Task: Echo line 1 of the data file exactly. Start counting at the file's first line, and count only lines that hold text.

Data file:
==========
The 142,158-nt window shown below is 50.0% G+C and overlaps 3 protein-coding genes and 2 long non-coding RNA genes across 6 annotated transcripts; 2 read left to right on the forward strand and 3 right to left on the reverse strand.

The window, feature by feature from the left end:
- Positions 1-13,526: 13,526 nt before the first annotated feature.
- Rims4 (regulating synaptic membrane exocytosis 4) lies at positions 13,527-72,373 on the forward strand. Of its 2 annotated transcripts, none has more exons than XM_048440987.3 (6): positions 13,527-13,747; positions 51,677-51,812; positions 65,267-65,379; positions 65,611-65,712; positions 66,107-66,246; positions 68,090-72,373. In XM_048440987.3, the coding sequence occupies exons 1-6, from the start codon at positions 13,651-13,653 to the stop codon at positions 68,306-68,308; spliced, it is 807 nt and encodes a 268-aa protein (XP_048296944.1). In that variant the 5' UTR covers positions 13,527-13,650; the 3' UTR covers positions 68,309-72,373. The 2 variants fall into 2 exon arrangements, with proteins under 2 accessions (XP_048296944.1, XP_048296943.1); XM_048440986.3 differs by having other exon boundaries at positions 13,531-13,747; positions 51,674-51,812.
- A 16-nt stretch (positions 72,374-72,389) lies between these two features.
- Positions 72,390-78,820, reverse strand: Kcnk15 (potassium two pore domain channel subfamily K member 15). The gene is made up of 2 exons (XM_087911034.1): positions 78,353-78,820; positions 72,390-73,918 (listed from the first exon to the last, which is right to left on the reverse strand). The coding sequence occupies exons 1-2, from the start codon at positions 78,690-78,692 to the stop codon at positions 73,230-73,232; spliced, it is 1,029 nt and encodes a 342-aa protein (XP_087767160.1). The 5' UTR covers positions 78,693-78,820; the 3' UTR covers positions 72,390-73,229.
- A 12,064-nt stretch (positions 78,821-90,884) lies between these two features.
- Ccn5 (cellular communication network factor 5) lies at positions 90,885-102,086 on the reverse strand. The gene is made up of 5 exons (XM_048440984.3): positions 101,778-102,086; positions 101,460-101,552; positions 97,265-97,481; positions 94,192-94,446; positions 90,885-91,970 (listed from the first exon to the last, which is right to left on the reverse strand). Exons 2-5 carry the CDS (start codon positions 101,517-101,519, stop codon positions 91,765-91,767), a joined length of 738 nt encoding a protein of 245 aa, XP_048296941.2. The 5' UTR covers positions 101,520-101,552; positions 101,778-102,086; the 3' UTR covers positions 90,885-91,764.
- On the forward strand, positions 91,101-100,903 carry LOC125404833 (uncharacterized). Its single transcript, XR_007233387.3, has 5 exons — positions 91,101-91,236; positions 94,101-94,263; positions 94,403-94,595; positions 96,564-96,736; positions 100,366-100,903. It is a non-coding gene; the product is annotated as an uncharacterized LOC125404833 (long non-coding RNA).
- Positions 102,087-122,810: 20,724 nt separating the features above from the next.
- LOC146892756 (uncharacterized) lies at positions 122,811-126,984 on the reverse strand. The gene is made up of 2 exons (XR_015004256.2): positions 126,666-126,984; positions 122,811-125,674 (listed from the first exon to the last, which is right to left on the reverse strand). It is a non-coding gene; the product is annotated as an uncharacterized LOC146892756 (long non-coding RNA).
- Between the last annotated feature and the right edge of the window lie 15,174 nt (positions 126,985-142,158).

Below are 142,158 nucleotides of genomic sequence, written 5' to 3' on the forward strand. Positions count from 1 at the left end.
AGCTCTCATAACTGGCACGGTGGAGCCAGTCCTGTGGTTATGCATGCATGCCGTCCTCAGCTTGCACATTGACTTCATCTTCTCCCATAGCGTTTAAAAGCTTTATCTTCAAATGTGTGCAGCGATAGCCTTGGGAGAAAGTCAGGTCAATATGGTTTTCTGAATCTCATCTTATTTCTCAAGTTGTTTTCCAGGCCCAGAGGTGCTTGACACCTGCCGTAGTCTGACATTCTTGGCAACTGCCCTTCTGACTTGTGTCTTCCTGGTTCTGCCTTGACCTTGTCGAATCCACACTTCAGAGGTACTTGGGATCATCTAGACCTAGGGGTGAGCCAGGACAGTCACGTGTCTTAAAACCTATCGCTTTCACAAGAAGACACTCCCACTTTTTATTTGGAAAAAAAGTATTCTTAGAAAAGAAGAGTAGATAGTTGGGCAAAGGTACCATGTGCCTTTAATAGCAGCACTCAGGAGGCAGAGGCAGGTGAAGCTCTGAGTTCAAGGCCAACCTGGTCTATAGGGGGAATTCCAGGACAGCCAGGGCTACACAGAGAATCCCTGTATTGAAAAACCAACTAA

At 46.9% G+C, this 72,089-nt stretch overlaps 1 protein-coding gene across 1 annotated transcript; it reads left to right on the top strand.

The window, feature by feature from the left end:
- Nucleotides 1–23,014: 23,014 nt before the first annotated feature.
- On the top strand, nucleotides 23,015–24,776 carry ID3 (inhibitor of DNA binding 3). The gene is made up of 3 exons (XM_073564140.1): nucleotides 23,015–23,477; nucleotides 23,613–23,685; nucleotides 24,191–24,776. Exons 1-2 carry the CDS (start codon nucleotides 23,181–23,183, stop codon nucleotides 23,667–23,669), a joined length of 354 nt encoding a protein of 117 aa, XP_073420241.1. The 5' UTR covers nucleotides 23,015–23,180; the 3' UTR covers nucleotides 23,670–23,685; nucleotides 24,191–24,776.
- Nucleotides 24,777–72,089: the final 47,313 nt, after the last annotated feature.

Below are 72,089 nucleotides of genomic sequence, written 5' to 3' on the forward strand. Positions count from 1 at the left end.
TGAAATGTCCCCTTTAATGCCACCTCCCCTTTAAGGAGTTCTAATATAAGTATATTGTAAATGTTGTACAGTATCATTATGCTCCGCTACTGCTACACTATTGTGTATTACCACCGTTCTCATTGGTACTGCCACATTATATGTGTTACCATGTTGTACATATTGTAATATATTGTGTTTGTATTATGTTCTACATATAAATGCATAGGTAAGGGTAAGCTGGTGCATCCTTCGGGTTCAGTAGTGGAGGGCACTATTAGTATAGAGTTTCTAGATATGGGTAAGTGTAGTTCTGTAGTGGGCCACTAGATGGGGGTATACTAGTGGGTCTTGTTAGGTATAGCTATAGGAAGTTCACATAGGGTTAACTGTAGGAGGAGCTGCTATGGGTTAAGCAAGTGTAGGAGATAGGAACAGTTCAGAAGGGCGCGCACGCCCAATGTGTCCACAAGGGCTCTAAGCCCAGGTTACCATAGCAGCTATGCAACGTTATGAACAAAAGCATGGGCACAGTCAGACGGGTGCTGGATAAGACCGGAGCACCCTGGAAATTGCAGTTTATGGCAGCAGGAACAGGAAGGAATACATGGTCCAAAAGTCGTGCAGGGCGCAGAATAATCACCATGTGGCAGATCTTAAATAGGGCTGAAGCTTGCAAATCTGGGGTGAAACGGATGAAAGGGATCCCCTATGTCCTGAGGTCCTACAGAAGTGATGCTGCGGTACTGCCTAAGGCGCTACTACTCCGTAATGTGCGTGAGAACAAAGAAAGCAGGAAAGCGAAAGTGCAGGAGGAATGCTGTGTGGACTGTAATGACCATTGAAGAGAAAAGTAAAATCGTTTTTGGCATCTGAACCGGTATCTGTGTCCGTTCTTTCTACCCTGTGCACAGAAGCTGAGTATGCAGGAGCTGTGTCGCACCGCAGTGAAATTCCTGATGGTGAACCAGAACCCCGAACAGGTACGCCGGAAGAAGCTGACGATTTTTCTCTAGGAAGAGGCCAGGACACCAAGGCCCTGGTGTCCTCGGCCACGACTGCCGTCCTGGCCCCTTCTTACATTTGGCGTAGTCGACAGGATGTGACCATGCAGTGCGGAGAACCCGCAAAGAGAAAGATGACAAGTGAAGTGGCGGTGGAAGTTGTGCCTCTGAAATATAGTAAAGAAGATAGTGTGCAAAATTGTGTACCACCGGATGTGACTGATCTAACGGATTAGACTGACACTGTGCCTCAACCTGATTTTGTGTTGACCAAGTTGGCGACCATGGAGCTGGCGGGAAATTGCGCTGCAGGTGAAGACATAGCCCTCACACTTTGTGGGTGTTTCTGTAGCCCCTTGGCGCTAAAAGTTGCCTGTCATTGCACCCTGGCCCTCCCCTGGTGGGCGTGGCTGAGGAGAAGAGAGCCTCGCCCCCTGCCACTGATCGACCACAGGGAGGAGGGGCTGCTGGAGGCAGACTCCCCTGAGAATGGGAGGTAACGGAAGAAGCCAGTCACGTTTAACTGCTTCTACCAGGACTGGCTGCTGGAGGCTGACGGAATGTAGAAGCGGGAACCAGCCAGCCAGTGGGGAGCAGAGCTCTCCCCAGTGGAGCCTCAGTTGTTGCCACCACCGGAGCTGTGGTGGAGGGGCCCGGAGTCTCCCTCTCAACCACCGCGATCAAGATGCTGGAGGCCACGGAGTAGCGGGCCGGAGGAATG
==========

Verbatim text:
The 142,158-nt window shown below is 50.0% G+C and overlaps 3 protein-coding genes and 2 long non-coding RNA genes across 6 annotated transcripts; 2 read left to right on the forward strand and 3 right to left on the reverse strand.